The words.  Suddenly, there they were.  In my mind.

“I will not die but live.”

It was last Thursday afternoon.  I don’t remember now what I was doing.

I had been thinking lately about death.  Primary Lateral Sclerosis is chronic, not terminal.  But complications arise and, who knows?  Besides, I sometimes feel like I’m dying.  (That’s probably more emotional than physical.)

So death-on-my-mind was the larger context.  But I wasn’t thinking about it when the words came . . .

“I will not die but live.”

Scripture?  Sounded like it.  But I couldn’t place it.  So I cranked up by Bible software and found it.  Psalm 118:17.  Here’s the whole verse . . .

  “I will not die but live, and will proclaim what the LORD has done.”

And here’s the critical question that immediately came with it:  Where did the words come from?  I’d certainly read that verse–that psalm–before.  So:  inexplicable recall?  Too much rich dessert the night before?  The Holy Spirit?

I read through the whole psalm–a psalm of thanksgiving to the LORD for his steadfast love . . .

“Give thanks to the LORD, for he is good; his love endures forever.  Let Israel say: ‘His love endures forever.’ Let the house of Aaron say: ‘His love endures forever.’  Let those who fear the LORD say: ‘His love endures forever’” (118:1-4).

The psalmist testifies how the LORD rescued him from death . . .

“In my anguish I cried to the LORD, and he answered by setting me free. The LORD is with me; I will not be afraid. What can man do to me? The LORD is with me; he is my helper. I will look in triumph on my enemies. It is better to take refuge in the LORD than to trust in man. It is better to take refuge in the LORD than to trust in princes.  All the nations surrounded me, but in the name of the LORD I cut them off.  They surrounded me on every side, but in the name of the LORD I cut them off.  They swarmed around me like bees, but they died out as quickly as burning thorns; in the name of the LORD I cut them off.  I was pushed back and about to fall, but the LORD helped me.  The LORD is my strength and my song; he has become my salvation.  Shouts of joy and victory resound in the tents of the righteous: “The LORD’s right hand has done mighty things! The LORD’s right hand is lifted high; the LORD’s right hand has done mighty things!”  I will not die but live, and will proclaim what the LORD has done. The LORD has chastened me severely, but he has not given me over to death” (118:5-18).

He goes on, then, to describe a festive occasion when all the people celebrate the LORD’s steadfast love that endures forever . . .

 “Open for me the gates of righteousness; I will enter and give thanks to the LORD.  This is the gate of the LORD through which the righteous may enter.  I will give you thanks, for you answered me; you have become my salvation.  The stone the builders rejected has become the capstone; the LORD has done this, and it is marvelous in our eyes.  This is the day the LORD has made; let us rejoice and be glad in it. O LORD, save us; O LORD, grant us success. Blessed is he who comes in the name of the LORD. From the house of the LORD we bless you. The LORD is God, and he has made his light shine upon us. With boughs in hand, join in the festal procession up to the horns of the altar. You are my God, and I will give you thanks; you are my God, and I will exalt you. Give thanks to the LORD, for he is good; his love endures forever” (118:19-29).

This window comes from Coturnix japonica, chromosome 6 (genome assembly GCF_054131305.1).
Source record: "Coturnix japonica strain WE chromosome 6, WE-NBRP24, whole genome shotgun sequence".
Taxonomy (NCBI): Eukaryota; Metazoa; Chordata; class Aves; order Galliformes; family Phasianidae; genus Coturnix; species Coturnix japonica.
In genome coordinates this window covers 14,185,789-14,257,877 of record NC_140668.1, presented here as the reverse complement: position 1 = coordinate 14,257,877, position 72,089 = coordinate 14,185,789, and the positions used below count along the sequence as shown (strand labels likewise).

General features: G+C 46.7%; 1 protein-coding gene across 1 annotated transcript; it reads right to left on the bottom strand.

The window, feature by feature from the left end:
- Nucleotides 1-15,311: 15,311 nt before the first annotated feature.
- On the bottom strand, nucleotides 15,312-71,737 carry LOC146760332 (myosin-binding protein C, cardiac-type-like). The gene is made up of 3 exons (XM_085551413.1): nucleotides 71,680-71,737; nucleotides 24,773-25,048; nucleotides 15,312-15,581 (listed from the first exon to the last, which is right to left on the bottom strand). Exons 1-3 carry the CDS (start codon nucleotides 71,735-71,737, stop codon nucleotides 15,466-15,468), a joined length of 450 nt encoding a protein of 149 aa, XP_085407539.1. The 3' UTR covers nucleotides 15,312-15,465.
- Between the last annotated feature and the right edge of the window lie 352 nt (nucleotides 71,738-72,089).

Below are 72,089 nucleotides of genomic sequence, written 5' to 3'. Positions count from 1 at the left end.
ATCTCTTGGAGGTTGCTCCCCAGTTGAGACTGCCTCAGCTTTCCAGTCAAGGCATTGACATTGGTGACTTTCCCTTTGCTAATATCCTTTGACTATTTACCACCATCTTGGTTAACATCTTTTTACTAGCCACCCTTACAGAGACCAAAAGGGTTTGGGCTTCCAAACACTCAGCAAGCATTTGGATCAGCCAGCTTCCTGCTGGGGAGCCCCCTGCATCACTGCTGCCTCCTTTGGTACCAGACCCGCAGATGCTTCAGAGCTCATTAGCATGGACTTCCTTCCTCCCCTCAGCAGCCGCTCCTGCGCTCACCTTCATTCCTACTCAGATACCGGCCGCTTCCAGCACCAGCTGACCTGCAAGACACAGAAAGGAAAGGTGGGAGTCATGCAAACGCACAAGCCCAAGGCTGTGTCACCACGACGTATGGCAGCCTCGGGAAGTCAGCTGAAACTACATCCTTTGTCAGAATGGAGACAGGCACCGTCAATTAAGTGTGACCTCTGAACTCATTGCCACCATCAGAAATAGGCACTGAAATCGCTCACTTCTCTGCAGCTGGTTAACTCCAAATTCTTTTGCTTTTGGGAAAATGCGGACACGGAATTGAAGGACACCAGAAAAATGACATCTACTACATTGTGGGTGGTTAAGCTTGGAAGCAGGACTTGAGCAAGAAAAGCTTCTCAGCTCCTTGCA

It’s a triumphant, celebratory psalm that Israel sang and was used of Jesus during his Jerusalem entry (Matthew 21:9).  But here’s my question:  dare I used verse 17 of me?  In other words, given the fact that it just popped from nowhere into my mind, was that the doing of the Holy Spirit for me?

I did a quick exegesis.  I understood that the psalmist spoke, “I will not die but live, and will proclaim what the LORD has done” after the LORD had rescued him from possible death.  So our situations (his and mine) weren’t the same.  I was still fighting my battle.  Even  though I wasn’t surrounded by “all the nations”, could the Holy Spirit have “spoken” the words to me and for me?

 

Scoffers will say I’d read it before.  It was there in my memory.  Just happened to come to conscious level because I had been thinking of death.  Theologians might say, “Those words were the psalmist’s for his celebration.  Not yours.”

But that’s what I’m doing.  I’m daring to say those words didn’t come from nowhere, or from unconscious memory, or too much chocolate.  Label them however–prophecy, word of knowledge, impression.  I choose to believe they came from the Holy Spirit.  They are his words to and for me.

Sure, I’ll die.  Just not soon.  Maybe not for a few years.  Meanwhile, I won’t give in to this dreadful illness.  By God’s grace, I’ll do all I can.

After all, I have a mission:  “I will not die but live, and will proclaim what the LORD has done.”  Blog the Bible.  Blog lessons learned and questions raised.  Preach the Lord’s wonderful deeds.

Yesterday and today I’ve not felt well.   Two down days.  But, yes, the Holy Spirit still speaks.  And, yes, he’s spoken to me.  He spoke his inscripturated word for me.  So, even on down days I’ll wield his words like a weapon.  Against Satan.  Against my unbelief.  They’re my triumphant proclamation until the day (not soon) when he does hand me over to death.  Until then (not soon), listen . . .

“I will not die but live, and will proclaim what the LORD has done.”

 

Please like & share: